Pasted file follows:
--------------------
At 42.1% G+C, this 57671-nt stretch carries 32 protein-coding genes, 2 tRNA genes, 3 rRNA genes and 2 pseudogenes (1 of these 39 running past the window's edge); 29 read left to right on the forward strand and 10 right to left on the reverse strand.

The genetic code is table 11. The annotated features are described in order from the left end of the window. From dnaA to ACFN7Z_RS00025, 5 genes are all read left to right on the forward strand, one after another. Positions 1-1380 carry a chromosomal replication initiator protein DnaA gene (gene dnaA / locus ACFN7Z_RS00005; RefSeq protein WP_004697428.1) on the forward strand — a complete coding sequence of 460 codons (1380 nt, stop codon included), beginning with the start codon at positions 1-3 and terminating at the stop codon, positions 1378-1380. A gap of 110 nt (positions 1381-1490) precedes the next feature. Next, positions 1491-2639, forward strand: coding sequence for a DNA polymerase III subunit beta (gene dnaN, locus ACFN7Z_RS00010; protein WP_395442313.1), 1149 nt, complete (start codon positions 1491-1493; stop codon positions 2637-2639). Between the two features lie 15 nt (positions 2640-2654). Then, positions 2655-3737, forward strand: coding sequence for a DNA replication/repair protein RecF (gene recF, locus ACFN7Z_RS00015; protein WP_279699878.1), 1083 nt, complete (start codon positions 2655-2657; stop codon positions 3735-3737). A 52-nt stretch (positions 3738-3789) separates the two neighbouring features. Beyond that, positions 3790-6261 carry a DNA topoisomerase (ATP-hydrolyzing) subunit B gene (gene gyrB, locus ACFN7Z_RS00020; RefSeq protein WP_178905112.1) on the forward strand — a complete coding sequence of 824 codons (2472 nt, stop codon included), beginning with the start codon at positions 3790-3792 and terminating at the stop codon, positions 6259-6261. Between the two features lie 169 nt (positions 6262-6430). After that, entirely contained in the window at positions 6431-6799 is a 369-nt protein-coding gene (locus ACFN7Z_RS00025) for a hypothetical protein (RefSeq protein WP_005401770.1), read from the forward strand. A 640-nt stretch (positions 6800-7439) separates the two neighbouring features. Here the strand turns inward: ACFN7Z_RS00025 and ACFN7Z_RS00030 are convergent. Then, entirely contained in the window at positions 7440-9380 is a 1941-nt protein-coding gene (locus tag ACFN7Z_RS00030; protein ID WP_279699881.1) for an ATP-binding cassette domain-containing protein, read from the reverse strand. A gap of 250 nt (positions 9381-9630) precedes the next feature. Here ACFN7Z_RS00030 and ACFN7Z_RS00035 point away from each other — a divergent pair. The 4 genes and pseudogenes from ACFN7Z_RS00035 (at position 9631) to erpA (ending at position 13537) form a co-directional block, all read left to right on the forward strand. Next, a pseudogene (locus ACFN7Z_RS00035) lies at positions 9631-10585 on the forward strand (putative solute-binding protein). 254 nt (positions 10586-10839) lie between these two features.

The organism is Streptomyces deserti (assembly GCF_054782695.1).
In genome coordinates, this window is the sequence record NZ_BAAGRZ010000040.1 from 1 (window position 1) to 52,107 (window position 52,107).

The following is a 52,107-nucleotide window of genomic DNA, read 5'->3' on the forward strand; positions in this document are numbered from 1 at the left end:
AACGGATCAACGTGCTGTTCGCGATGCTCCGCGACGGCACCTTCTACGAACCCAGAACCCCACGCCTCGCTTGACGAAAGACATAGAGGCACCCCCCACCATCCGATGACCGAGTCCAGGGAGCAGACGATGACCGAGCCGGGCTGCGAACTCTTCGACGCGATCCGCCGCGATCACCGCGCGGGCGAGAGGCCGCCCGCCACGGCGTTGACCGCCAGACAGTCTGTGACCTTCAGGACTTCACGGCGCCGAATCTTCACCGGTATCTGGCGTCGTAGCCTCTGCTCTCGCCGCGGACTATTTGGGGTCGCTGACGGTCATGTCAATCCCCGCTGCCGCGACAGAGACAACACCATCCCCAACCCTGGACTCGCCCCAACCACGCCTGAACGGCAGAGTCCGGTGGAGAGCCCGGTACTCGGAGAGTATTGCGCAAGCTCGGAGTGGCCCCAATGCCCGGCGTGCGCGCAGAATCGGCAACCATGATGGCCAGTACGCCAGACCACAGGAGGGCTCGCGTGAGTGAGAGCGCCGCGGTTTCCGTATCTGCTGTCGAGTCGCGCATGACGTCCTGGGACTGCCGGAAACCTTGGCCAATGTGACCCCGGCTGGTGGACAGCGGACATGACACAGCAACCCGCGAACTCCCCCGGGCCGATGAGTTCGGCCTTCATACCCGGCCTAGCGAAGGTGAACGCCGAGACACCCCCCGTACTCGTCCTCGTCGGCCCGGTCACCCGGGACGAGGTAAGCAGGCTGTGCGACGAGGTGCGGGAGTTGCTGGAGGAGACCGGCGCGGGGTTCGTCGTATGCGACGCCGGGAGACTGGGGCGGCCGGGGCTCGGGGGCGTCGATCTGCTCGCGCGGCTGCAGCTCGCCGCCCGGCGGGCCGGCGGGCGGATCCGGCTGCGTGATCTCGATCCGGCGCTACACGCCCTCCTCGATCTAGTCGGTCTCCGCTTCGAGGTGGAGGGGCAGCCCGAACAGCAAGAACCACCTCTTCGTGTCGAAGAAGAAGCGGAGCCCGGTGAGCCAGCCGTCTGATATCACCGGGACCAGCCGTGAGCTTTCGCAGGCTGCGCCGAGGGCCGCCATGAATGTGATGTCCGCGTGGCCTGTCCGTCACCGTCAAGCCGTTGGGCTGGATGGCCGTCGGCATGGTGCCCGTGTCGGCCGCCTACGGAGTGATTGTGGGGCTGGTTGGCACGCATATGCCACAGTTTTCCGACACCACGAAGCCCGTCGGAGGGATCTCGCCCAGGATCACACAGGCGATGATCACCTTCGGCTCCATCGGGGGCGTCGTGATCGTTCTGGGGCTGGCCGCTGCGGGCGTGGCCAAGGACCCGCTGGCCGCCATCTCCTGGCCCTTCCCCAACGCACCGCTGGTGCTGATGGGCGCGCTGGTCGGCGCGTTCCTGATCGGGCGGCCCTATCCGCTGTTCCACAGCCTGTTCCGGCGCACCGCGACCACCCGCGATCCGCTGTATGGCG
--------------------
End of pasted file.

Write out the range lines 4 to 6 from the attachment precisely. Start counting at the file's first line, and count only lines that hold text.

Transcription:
In genome coordinates, this window is the sequence record NZ_BAAGRZ010000040.1 from 1 (window position 1) to 52,107 (window position 52,107).

The following is a 52,107-nucleotide window of genomic DNA, read 5'->3' on the forward strand; positions in this document are numbered from 1 at the left end:
AACGGATCAACGTGCTGTTCGCGATGCTCCGCGACGGCACCTTCTACGAACCCAGAACCCCACGCCTCGCTTGACGAAAGACATAGAGGCACCCCCCACCATCCGATGACCGAGTCCAGGGAGCAGACGATGACCGAGCCGGGCTGCGAACTCTTCGACGCGATCCGCCGCGATCACCGCGCGGGCGAGAGGCCGCCCGCCACGGCGTTGACCGCCAGACAGTCTGTGACCTTCAGGACTTCACGGCGCCGAATCTTCACCGGTATCTGGCGTCGTAGCCTCTGCTCTCGCCGCGGACTATTTGGGGTCGCTGACGGTCATGTCAATCCCCGCTGCCGCGACAGAGACAACACCATCCCCAACCCTGGACTCGCCCCAACCACGCCTGAACGGCAGAGTCCGGTGGAGAGCCCGGTACTCGGAGAGTATTGCGCAAGCTCGGAGTGGCCCCAATGCCCGGCGTGCGCGCAGAATCGGCAACCATGATGGCCAGTACGCCAGACCACAGGAGGGCTCGCGTGAGTGAGAGCGCCGCGGTTTCCGTATCTGCTGTCGAGTCGCGCATGACGTCCTGGGACTGCCGGAAACCTTGGCCAATGTGACCCCGGCTGGTGGACAGCGGACATGACACAGCAACCCGCGAACTCCCCCGGGCCGATGAGTTCGGCCTTCATACCCGGCCTAGCGAAGGTGAACGCCGAGACACCCCCCGTACTCGTCCTCGTCGGCCCGGTCACCCGGGACGAGGTAAGCAGGCTGTGCGACGAGGTGCGGGAGTTGCTGGAGGAGACCGGCGCGGGGTTCGTCGTATGCGACGCCGGGAGACTGGGGCGGCCGGGGCTCGGGGGCGTCGATCTGCTCGCGCGGCTGCAGCTCGCCGCCCGGCGGGCCGGCGGGCGGATCCGGCTGCGTGATCTCGATCCGGCGCTACACGCCCTCCTCGATCTAGTCGGTCTCCGCTTCGAGGTGGAGGGGCAGCCCGAACAGCAAGAACCACCTCTTCGTGTCGAAGAAGAAGCGGAGCCCGGTGAGCCAGCCGTCTGATATCACCGGGACCAGCCGTGAGCTTTCGCAGGCTGCGCCGAGGGCCGCCATGAATGTGATGTCCGCGTGGCCTGTCCGTCACCGTCAAGCCGTTGGGCTGGATGGCCGTCGGCATGGTGCCCGTGTCGGCCGCCTACGGAGTGATTGTGGGGCTGGTTGGCACGCATATGCCACAGTTTTCCGACACCACGAAGCCCGTCGGAGGGATCTCGCCCAGGATCACACAGGCGATGATCACCTTCGGCTCCATCGGGGGCGTCGTGATCGTTCTGGGGCTGGCCGCTGCGGGCGTGGCCAAGGACCCGCTGGCCGCCATCTCCTGGCCCTTCCCCAACGCACCGCTGGTGCTGATGGGCGCGCTGGTCGGCGCGTTCCTGATCGGGCGGCCCTATCCGCTGTTCCACAGCCTGTTCCGGCGCACCGCGACCACCCGCGATCCGCTGTATGGCG